Not everyone is celebrating: Critics say Race to the Top won’t bring real reform

Amid the local applause over Race to the Top now that Georgia entered the winner’s circle, I thought I would serve up a contrary view of the federal grant program.

From Neal P. McCluskey, associate director of the Center for Educational Freedom at the Cato Institute:

So the much ballyhooed Race to the Top program – $4.35 billion out of nearly $110 billion in federal education stimulus and bailouts – is over, with today’s announcement of ten round-two winners. Who knows for sure how the winners were ultimately determined – point allocation was highly subjective – but it’s hard to be impressed by the list: the District of Columbia, Florida, Georgia, Hawaii, Maryland, Massachusetts, New York, North Carolina, Ohio and Rhode Island.

New York? Recent revelations about dumbed-down Regents exams hardly make it seem like a paragon of honest reform. Hawaii? How did last years’ school-free Fridays help them stack up so high? Maryland? Fostering charter schools was supposed to be important, but it has one of the most constricting charter laws in the nation. And Massachusetts? Well, it’s easy to see how it won – it just dropped its own, often-considered nation-leading curriculum standards to adopt national standards demanded by Race to the Top.

In the end, though, how states were chosen really doesn’t matter that much. Why? Because the race was based mainly on who could make the biggest, fastest promises of reform, not who was actually, meaningfully reforming things. So, at the very least, we should all hold our applause for both the winners and the race for several years, because promises are easy – real change is tough.

And here is the statement from Jeanne Allen, president of the Center for Education Reform:

Race to the Top’ ended today not with a bang but with a whimper, with a majority of competitors winning—10 of the 19—and many, it appears, for political reasons, as these states offer little or nothing to fundamentally improve schools and learning for all children.

While the District of Columbia and Florida deserve to be rewarded for their strong and often controversial commitment to education reform, it does not appear that they “won” the race for the same reasons most reformers regard them highly. School choice and charter school programs did not matter much in ‘Race to the Top’ scoring, but it’s likely that teacher contract reform counted for something in the case of DC. However, while Florida leads the pack in the use of data for accountability, the governor’s recent veto of a teacher tenure reform bill raises questions about this ‘Race to the Top’ award and the Administration’s real views on teacher contract reform.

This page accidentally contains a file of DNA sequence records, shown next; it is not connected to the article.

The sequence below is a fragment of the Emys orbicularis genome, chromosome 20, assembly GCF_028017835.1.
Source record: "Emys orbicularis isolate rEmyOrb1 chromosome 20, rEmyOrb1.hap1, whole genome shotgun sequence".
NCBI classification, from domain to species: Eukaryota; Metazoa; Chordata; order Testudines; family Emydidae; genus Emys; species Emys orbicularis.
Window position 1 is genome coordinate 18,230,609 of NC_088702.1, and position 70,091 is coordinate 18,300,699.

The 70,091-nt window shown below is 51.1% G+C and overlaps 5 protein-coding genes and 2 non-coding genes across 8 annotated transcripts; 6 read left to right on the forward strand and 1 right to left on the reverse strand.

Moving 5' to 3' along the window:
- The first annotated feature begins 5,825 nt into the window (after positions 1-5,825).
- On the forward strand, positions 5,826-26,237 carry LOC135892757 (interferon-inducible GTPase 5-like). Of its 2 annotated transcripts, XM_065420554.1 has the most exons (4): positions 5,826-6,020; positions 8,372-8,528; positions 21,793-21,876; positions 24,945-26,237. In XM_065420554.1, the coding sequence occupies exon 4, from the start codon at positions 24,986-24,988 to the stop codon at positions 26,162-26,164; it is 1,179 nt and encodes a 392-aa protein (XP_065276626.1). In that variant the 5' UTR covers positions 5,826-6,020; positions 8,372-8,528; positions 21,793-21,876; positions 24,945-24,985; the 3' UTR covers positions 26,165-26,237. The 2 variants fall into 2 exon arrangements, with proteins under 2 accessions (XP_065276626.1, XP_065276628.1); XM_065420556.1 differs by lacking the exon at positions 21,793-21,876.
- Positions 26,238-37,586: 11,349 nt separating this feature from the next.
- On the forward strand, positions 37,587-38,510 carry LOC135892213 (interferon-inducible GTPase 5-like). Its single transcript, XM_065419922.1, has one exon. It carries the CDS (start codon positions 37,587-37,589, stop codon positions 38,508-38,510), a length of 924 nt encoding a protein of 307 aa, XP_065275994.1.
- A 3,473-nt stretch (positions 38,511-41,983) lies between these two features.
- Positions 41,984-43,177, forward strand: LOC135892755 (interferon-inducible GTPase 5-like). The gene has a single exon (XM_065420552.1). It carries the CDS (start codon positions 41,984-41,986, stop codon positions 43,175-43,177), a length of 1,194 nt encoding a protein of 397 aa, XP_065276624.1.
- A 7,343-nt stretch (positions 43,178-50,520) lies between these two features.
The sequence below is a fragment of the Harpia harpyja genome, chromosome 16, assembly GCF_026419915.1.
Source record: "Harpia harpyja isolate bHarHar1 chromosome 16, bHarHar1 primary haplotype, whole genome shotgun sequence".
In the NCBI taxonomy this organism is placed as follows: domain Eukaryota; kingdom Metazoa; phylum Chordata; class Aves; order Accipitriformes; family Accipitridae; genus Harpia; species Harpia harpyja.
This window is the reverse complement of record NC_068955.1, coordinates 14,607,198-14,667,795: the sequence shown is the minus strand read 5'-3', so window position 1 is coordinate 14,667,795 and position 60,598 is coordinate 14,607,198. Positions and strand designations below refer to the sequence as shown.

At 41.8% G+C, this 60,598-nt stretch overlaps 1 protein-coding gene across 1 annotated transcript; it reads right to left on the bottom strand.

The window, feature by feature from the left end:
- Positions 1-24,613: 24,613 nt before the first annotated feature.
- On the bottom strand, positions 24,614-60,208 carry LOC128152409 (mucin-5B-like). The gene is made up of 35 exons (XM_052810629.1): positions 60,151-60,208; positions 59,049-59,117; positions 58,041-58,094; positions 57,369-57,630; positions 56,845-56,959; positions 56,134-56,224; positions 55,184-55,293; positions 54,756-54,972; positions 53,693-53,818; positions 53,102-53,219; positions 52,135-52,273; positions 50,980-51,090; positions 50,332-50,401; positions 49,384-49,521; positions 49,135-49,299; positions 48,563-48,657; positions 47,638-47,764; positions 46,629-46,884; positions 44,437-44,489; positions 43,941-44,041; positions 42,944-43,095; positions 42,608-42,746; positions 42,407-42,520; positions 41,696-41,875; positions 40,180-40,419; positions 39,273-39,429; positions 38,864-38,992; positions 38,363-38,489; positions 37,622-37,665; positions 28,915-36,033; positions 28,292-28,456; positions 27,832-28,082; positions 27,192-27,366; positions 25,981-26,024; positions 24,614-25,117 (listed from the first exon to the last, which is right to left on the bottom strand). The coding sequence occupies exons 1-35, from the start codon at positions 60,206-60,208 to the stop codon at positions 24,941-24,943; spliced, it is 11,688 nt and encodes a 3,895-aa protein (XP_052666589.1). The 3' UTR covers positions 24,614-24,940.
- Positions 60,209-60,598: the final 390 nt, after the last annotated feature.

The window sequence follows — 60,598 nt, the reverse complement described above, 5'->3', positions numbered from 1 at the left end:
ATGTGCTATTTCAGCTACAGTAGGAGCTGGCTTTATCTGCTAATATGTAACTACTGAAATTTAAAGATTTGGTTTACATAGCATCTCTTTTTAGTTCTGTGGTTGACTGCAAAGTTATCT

Awarding money to states like Maryland and Hawaii, which have done little to provide enhanced opportunities to children to close the achievement gap, diminishes the impact of this competition.

Throughout the process, states got much credit for making changes to laws that, in most cases, will have little to no impact as long as teacher contracts control the classroom and quality school choices are limited or nonexistent. While there is no question that ‘Race to the Top’ has been the Administration’s positive bully pulpit on education, the dramatic need for laws to change remains largely undone. Because state legislators have neglected their responsibility to put children’s interest ahead of adults, we hope that this fall’s elections, which have the potential to turn over the majority of statehouses, will usher in bold and urgent reform regardless of the impact of federal policy measures.

80 comments Add your comment

Bloodbike

August 24th, 2010
12:52 pm

Whatever. Our state needed the money and I’m one happy citizen of Georgia. We needed the money and if we have to play th egame to get the help then play well Ga.

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East Cobb Parent

August 24th, 2010
1:00 pm

I’m thankful for small things, at least Cobb did not sign on for RTTT.

shellybean

August 24th, 2010
1:07 pm

Georgia schools are more enslaved to the Federal Government even more. Hopefully the children of this state will actually get to see this money put to good use rather than lining the pockets of all those in administration who play the political game. Such a shame!

Ray

August 24th, 2010
1:08 pm

When our local politicians lack the fortitude to provide the necessary funding, we have no other choice.

HS Teacher

August 24th, 2010
1:10 pm

Yes, we needed the money. But, I wonder what happens if a State (GA) does not do what they want us to do…. Will they take the money back?

PappyHappy

August 24th, 2010
1:12 pm

Well, maybe the $400 Million — if used wisely — will jump start a public school system in dire need of repair. Folks, WE ARE NOT GOING TO GET THE ‘GOOD’ JOBS IF WE CANNOT TURN OUT A WORK FORCE!!

Just how long is it going to take us to move public education into the 21st Century? We still have a system that was developed allowing ‘farming’ and ‘harvesting’ in the summers and fall!

* Why do our kids go for 12 years when Korea (who is now beating us in just about every category) goes for only 11? (That would save some money!!)

*Why do we spend so much time on social engineering and self esteem, when our kids are failing at math, science, and English?

* Why are so many of our teachers and administrators ill prepared to teach in the 21st Century after graduation from our schools of education?

* (FOR PUBLIC SCHOOL-TAXPAYER FUNDED STUDENTS) What type of ’stick’ is applied against parents who allow their kids to drop out prior to graduation; become disruptive forces in school; and fail to provide parental support of the child while in school? LISTEN UP POLITICIANS — high school drop outs are tantamount to future welfare recipients. WHAT ARE YOU GOING TO DO ABOUT IT?? What if …. what if Georgia child tax incentives and child benefits would be reduced if the parent did not perform adequate parental duties??